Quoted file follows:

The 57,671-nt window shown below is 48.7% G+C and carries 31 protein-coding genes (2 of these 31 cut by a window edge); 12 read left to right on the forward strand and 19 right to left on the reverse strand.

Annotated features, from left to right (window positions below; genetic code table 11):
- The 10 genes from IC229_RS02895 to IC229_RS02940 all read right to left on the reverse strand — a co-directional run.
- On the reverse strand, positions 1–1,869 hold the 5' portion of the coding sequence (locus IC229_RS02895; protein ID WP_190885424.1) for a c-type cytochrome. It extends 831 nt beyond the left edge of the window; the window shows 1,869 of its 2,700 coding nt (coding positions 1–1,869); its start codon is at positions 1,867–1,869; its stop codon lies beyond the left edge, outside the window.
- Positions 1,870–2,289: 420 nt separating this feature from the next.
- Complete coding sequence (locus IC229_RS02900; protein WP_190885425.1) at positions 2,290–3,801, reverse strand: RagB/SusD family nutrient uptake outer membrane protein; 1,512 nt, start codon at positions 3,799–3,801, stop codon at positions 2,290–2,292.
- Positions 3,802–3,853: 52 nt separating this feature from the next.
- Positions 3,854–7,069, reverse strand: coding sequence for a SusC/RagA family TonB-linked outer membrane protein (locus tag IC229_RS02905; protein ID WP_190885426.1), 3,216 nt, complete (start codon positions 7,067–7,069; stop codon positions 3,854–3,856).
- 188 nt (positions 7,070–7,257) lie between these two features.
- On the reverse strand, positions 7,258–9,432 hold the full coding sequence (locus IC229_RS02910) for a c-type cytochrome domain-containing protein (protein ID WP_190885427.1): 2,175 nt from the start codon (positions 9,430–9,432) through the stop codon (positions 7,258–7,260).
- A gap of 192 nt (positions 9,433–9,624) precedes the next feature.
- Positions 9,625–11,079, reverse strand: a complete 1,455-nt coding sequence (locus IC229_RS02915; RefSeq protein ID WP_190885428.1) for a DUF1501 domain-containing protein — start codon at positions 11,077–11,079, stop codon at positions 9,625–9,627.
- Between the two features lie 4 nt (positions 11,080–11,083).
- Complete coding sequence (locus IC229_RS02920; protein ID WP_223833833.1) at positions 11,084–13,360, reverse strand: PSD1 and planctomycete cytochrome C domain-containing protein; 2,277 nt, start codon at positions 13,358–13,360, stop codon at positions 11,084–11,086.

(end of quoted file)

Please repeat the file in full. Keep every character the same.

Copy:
The 57,671-nt window shown below is 48.7% G+C and carries 31 protein-coding genes (2 of these 31 cut by a window edge); 12 read left to right on the forward strand and 19 right to left on the reverse strand.

Annotated features, from left to right (window positions below; genetic code table 11):
- The 10 genes from IC229_RS02895 to IC229_RS02940 all read right to left on the reverse strand — a co-directional run.
- On the reverse strand, positions 1–1,869 hold the 5' portion of the coding sequence (locus IC229_RS02895; protein ID WP_190885424.1) for a c-type cytochrome. It extends 831 nt beyond the left edge of the window; the window shows 1,869 of its 2,700 coding nt (coding positions 1–1,869); its start codon is at positions 1,867–1,869; its stop codon lies beyond the left edge, outside the window.
- Positions 1,870–2,289: 420 nt separating this feature from the next.
- Complete coding sequence (locus IC229_RS02900; protein WP_190885425.1) at positions 2,290–3,801, reverse strand: RagB/SusD family nutrient uptake outer membrane protein; 1,512 nt, start codon at positions 3,799–3,801, stop codon at positions 2,290–2,292.
- Positions 3,802–3,853: 52 nt separating this feature from the next.
- Positions 3,854–7,069, reverse strand: coding sequence for a SusC/RagA family TonB-linked outer membrane protein (locus tag IC229_RS02905; protein ID WP_190885426.1), 3,216 nt, complete (start codon positions 7,067–7,069; stop codon positions 3,854–3,856).
- 188 nt (positions 7,070–7,257) lie between these two features.
- On the reverse strand, positions 7,258–9,432 hold the full coding sequence (locus IC229_RS02910) for a c-type cytochrome domain-containing protein (protein ID WP_190885427.1): 2,175 nt from the start codon (positions 9,430–9,432) through the stop codon (positions 7,258–7,260).
- A gap of 192 nt (positions 9,433–9,624) precedes the next feature.
- Positions 9,625–11,079, reverse strand: a complete 1,455-nt coding sequence (locus IC229_RS02915; RefSeq protein ID WP_190885428.1) for a DUF1501 domain-containing protein — start codon at positions 11,077–11,079, stop codon at positions 9,625–9,627.
- Between the two features lie 4 nt (positions 11,080–11,083).
- Complete coding sequence (locus IC229_RS02920; protein ID WP_223833833.1) at positions 11,084–13,360, reverse strand: PSD1 and planctomycete cytochrome C domain-containing protein; 2,277 nt, start codon at positions 13,358–13,360, stop codon at positions 11,084–11,086.